Lesson learned

 


I have said before, most people haven’t had as many roommates as myself. My last column I went over the ones I had before marriage. I couldn’t even try to put them all in one sitting. So I ended my roommate countdown when I got married.

My marriage ended quickly and unexpectedly, by me, and the expensive apartment our two salaries supported wasn’t viable for me alone.

Jack, a 60-year-old widower who I had done work for, lived on Capitol Hill in a small mansion. He traveled a lot and the place had been broken into a few times since his wife’s death. He offered me a room in the place if I looked after it. Could not have asked for a better place and roommate as I figured out my life.

Jack was entrenched in international politics and got invited to awesome parties and he even took me to a few of these swanky affairs. Going to these parties gave me confidence I needed to be social again. I was still working for him and he was the first person I told I was moving to Hawaii.


“What are you going to be, a surfer?” Jack asked not knowing I would learn to surf.

In the end, he supported the move. I learned from Jack wise things that someone with more experience can teach someone younger. The trick is to listen.

In Hawaii, my first home had me sharing a huge house in the best part of Honolulu. There were four of us and we got along well. Two were haole (caucasian) and one was from Guam. It was a fantastic place and I only left because I got a job at a youth hostel which gave me free living quarters.

At the Hale Aloha Youth Hostel, I lived with four others throughout the building. Besides being around those different personalities, my job at the hostel had me take travelers on tours around Diamond Head and beaches. Tough job. It also exposed me to countless people from around the globe.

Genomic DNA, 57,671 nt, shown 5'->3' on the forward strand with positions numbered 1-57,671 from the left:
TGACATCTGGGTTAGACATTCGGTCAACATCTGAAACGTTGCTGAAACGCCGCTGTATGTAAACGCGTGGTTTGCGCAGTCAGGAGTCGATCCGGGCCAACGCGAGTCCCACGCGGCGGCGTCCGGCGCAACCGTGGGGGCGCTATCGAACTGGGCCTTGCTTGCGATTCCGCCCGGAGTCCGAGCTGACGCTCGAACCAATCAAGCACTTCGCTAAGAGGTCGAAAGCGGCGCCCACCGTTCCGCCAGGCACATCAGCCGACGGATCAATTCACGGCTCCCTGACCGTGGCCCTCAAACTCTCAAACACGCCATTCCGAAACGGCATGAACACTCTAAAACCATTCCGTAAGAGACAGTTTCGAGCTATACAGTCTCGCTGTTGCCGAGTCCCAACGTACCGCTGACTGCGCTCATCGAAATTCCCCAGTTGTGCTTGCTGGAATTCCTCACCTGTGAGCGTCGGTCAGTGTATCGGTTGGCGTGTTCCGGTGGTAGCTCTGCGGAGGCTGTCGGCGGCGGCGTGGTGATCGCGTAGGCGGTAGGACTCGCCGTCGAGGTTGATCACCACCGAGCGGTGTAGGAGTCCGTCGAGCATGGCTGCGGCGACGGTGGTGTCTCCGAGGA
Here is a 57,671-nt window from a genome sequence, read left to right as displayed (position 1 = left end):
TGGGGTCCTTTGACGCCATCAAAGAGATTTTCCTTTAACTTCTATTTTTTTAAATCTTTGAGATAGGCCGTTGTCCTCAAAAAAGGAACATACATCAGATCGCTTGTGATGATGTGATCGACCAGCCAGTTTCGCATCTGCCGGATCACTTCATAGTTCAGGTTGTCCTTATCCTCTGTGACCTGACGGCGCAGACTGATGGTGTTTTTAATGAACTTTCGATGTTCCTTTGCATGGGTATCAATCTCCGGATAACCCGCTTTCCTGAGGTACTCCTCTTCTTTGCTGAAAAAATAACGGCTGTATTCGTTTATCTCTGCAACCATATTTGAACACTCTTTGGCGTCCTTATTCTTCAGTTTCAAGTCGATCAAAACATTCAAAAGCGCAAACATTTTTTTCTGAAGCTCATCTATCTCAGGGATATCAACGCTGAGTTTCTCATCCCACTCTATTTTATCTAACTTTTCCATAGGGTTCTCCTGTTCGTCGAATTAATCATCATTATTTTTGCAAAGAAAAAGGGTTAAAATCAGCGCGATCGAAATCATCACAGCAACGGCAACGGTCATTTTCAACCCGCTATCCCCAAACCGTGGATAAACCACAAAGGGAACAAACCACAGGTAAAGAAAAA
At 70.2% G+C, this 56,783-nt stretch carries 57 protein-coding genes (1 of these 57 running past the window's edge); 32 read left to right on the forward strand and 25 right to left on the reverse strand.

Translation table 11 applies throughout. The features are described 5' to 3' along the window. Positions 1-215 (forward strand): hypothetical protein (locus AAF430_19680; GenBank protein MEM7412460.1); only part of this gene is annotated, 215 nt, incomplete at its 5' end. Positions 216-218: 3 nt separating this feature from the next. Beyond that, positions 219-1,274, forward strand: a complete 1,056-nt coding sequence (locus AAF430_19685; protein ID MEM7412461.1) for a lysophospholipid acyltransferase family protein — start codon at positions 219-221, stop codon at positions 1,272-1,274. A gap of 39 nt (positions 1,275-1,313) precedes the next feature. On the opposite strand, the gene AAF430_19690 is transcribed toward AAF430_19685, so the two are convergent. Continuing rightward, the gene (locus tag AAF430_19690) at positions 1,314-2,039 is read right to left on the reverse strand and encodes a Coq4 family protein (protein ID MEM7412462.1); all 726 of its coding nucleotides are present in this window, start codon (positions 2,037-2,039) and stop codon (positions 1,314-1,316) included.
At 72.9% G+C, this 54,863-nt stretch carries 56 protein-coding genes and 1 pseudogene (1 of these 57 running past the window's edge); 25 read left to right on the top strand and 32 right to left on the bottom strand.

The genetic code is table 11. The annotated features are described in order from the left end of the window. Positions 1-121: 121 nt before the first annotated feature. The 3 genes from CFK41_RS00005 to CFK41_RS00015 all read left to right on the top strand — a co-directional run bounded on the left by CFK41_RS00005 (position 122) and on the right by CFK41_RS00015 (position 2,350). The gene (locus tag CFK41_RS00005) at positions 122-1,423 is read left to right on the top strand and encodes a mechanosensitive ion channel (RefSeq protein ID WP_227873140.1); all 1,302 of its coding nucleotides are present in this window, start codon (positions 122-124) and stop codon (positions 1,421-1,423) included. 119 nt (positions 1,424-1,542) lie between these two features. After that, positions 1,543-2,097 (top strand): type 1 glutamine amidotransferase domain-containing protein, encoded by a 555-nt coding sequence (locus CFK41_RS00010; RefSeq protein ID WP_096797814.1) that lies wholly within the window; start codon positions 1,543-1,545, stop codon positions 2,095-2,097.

In case it hasn’t been noticed, I have cracked having over 30 roommates so far at this point in my life.

Leaving Hawaii, I moved to Taiwan. The plan was I would stay for six months. It didn’t go as intended and, all total, I stayed there off-and-on for 15 years. Cool times and, usually, cool roommates. In five years, I can name 10 more roommates, one of which brought me to Carbon County.

Darby Doll was that guy. Anyone who knows him will probably agree with me on how much fun he is to be around. Our time as roommates probably didn’t last a year, but I was impressed with his love for Wyoming. Grandparents Buck and Ardyce Hoem, living out on Cow Creek, were revered by him. When I met them, I get why.


The other mix of roommates during this time were Scottish, American and Taiwanese. In general, I got along with all, but Darby does stand out.

My roommate after Darby was Kirk. I lived with him three different times; twice in Taiwan and once in Shanghai.

This guy is one of the best guitarists I have ever heard. He played a lot at different venues all over Taiwan. His Chinese was excellent and he had a great Taiwanese wife who lived in another city for her job. She would visit on weekends.

Kirk had played on the University of North Carolina lacrosse team and was physically imposing. He was just as smart as he was big. His size and blonde hair made him stand out in a crowd. I think all total, we lived together about four years.

The thing I learned from Kirk is how one person can change history without knowing it.